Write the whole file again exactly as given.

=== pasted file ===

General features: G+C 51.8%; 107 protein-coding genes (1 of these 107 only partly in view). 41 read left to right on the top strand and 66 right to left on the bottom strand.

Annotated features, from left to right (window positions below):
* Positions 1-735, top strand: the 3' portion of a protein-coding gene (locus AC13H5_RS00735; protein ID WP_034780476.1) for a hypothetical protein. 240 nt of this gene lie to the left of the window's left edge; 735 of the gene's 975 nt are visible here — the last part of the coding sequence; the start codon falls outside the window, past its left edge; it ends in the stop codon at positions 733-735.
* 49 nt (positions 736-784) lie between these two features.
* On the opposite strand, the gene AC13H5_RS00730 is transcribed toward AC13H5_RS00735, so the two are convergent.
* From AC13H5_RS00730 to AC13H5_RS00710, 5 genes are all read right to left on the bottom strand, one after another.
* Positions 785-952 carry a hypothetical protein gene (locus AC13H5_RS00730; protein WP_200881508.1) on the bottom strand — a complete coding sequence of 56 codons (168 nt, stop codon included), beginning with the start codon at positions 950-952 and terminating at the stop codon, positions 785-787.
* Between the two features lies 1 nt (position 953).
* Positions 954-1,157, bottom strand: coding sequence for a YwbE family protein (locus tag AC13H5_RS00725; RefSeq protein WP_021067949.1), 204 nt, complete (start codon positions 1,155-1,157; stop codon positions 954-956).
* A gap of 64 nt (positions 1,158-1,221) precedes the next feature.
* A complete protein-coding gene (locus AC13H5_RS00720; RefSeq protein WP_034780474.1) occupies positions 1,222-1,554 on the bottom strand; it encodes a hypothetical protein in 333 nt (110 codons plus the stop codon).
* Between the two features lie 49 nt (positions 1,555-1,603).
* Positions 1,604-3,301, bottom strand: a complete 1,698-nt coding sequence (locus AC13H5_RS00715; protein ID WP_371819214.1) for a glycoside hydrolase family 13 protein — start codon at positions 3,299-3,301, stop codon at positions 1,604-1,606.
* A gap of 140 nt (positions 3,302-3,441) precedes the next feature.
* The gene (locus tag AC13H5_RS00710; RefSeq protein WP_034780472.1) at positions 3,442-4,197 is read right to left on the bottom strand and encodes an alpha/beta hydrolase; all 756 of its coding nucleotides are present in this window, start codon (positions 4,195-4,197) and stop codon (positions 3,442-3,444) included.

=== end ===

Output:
General features: G+C 51.8%; 107 protein-coding genes (1 of these 107 only partly in view). 41 read left to right on the top strand and 66 right to left on the bottom strand.

Annotated features, from left to right (window positions below):
* Positions 1-735, top strand: the 3' portion of a protein-coding gene (locus AC13H5_RS00735; protein ID WP_034780476.1) for a hypothetical protein. 240 nt of this gene lie to the left of the window's left edge; 735 of the gene's 975 nt are visible here — the last part of the coding sequence; the start codon falls outside the window, past its left edge; it ends in the stop codon at positions 733-735.
* 49 nt (positions 736-784) lie between these two features.
* On the opposite strand, the gene AC13H5_RS00730 is transcribed toward AC13H5_RS00735, so the two are convergent.
* From AC13H5_RS00730 to AC13H5_RS00710, 5 genes are all read right to left on the bottom strand, one after another.
* Positions 785-952 carry a hypothetical protein gene (locus AC13H5_RS00730; protein WP_200881508.1) on the bottom strand — a complete coding sequence of 56 codons (168 nt, stop codon included), beginning with the start codon at positions 950-952 and terminating at the stop codon, positions 785-787.
* Between the two features lies 1 nt (position 953).
* Positions 954-1,157, bottom strand: coding sequence for a YwbE family protein (locus tag AC13H5_RS00725; RefSeq protein WP_021067949.1), 204 nt, complete (start codon positions 1,155-1,157; stop codon positions 954-956).
* A gap of 64 nt (positions 1,158-1,221) precedes the next feature.
* A complete protein-coding gene (locus AC13H5_RS00720; RefSeq protein WP_034780474.1) occupies positions 1,222-1,554 on the bottom strand; it encodes a hypothetical protein in 333 nt (110 codons plus the stop codon).
* Between the two features lie 49 nt (positions 1,555-1,603).
* Positions 1,604-3,301, bottom strand: a complete 1,698-nt coding sequence (locus AC13H5_RS00715; protein ID WP_371819214.1) for a glycoside hydrolase family 13 protein — start codon at positions 3,299-3,301, stop codon at positions 1,604-1,606.
* A gap of 140 nt (positions 3,302-3,441) precedes the next feature.
* The gene (locus tag AC13H5_RS00710; RefSeq protein WP_034780472.1) at positions 3,442-4,197 is read right to left on the bottom strand and encodes an alpha/beta hydrolase; all 756 of its coding nucleotides are present in this window, start codon (positions 4,195-4,197) and stop codon (positions 3,442-3,444) included.